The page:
Insight: Explantes, exposing human vulnerability to encourage organ donation

Text by Ana Prendes

Photo credit: Herani Enríquez



In The Phenomenon of Life, philosopher Hans Jonas described the idea of a living organism as an individual body that asserts an independence of identity from the matter that constitutes it, while actively depending on it and its environment. Living is constantly haunted by the possibility of ceasing to be, of death; as Jonas remarked, ‘life is at the mercy of its own performance.’  


Mexican artist Felipe Osornio, known as Lechedevirgen Trimegisto, embeds their chronically ill person’s experience in their performative practice, using his body to interpret the ‘performance’ of living with extraordinary sensitivity to physical body diseases and death processes. For over ten years, Osornio suffered from a chronic kidney condition, developing his practice as a healing space for understanding their transformations of the biological self.


As Osornio describes it, they were ‘reborn’ in 2017 after getting a kidney transplant from his mother. Since then, the artist has explored the physical and mental consequences of organ transplants, as well as the political and socio-cultural dimensions of organ donation in his home country. By the end of 2020, more than 23 thousand people were waiting for organ or tissue transplantation in Mexico. However, mistrust of the healthcare system, religious falsehoods about donation and perceptions of inequity in the distribution of organs are major barriers that cause a donation rate of only 2.2 donors per million people in the country. 


In the cat-walk performance Organolepsia, four models showcased several pieces in the shape of shiny lungs, hearts and livers as if they were luxury accessories, evoking their large donation demand and inaccessibility in the country. The performance evolves into a fictional auction where the audience can volunteer to sell their organs. The raised money functioned as symbolic figures to contrast the exorbitant transactions paid in the human organ black market and was donated to low-income patients undergoing a kidney transplant in ​​the General Hospital of Querétaro in Mexico. 

Photo credit: Herani Enríquez
Photo credit: Herani Enríquez
Photo credit: Herani Enríquez



In his last work, EXPLANTE, the artist moves his flesh from the centre of the piece, taking his personal experience ‘out’ of his body to bring about life. Starting from his explorations in in-vitro tissue reproduction, the project takes its name from micropropagation biotechnological techniques. In these processes, plant tissue is extracted from a mother plant and grown under laboratory conditions to produce ‘explants’ – genetically identical organisms.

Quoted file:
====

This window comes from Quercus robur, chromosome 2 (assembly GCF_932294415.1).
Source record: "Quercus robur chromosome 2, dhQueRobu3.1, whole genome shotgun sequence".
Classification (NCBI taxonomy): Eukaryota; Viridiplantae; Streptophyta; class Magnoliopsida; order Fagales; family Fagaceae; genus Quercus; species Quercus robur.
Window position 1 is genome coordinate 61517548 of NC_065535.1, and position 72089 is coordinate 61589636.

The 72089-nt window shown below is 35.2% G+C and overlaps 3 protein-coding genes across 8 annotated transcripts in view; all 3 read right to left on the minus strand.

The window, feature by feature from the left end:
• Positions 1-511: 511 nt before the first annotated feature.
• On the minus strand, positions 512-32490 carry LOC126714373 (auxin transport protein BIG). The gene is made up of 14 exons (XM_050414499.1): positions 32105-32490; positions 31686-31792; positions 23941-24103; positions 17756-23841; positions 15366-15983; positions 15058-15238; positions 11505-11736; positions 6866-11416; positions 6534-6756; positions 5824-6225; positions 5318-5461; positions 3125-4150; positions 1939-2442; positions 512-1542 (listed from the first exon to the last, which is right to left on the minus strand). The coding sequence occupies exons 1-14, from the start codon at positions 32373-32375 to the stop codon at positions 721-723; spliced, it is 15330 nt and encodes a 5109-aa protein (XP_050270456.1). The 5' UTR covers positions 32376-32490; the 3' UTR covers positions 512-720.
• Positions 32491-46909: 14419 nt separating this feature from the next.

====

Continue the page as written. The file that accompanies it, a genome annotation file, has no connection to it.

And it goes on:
Working closely with biologists and herbarium technicians at the Autonomous University of Querétaro, they developed an in-vitro culture process for a parsley plant, creating multiple viable explants. Parsley has been historically used to treat multiple diseases. Particularly, its medicinal and healing properties for kidney problems defined the artist’s plant choice for the project. ‘We created multiple explants from a parsley plant due to its medicinal and curative properties at a nephrological level to juxtapose medical-scientific and technological knowledge with the knowledge of traditional medicine and herbalism.’


Once grown, the artist transplanted the explants into their corresponding transplanters. Inspired by organ manufacturing, these transplanters are 3D-printed kidney-shaped containers created through digital modelling based on the transplanted organ’s ultrasound and magnetic resonance images.

When I decided to start EXPLANTE, I was convinced that my kidney and I were in the right place to collaborate on this artistic level. Through this creative process, I got the opportunity to see and examine my kidney so close that I think I got to understand even better the whole process of having another organ as part of me.


Lechedevirgen ‘cloned’ his transplanted kidney precisely 23 times and grew the same number of explants, symbolising the dramatic amount of patients registered on the donation waiting lists in Mexico. Exposing their recovery process, the artist aims to bring Mexican communities closer to donation culture and demystify transplantation processes. For me, there is no separation between the artist and their artistic work. My life, body and experiences are my own raw material. […] It is often a painful and dense process, but it is also what connects me with the audience’s empathy.


The hybrid organisms were on view in the exhibition Creation in Movement at the Centro de la Imagen in Mexico City as part of the Mexican Young Creators Program of the National Fund for Culture and the Arts. In early 2022, EXPLANTES will be presented as a performance piece at the Museum of the City of Querétaro. The 23 EXPLANTES will be donated to the volunteers who decide to register as donors in the Mexican National Centre of Transplants upon their death and assume the responsibility for taking care of the explant.


As Hans Jonas once wrote, the possibility of death is the burden with which life struggles, and it is the condition we share with all creatures. With EXPLANTES, Lechedevirgen replicates what prevented his death to host other living organisms, opening up an intimate space to expose human vulnerability and our multispecies dependence. 


Art is a powerful tool that allows us to reimagine the world in the same way it teaches us to deal with complex experiences. Art helped me live when I was in the terminal stage. It even helped me question what I considered to be real, allowing me to create my own reality in the same way my body and organism made me do.









Website www.lechedevirgen.com
(Image courtesy of the artist)
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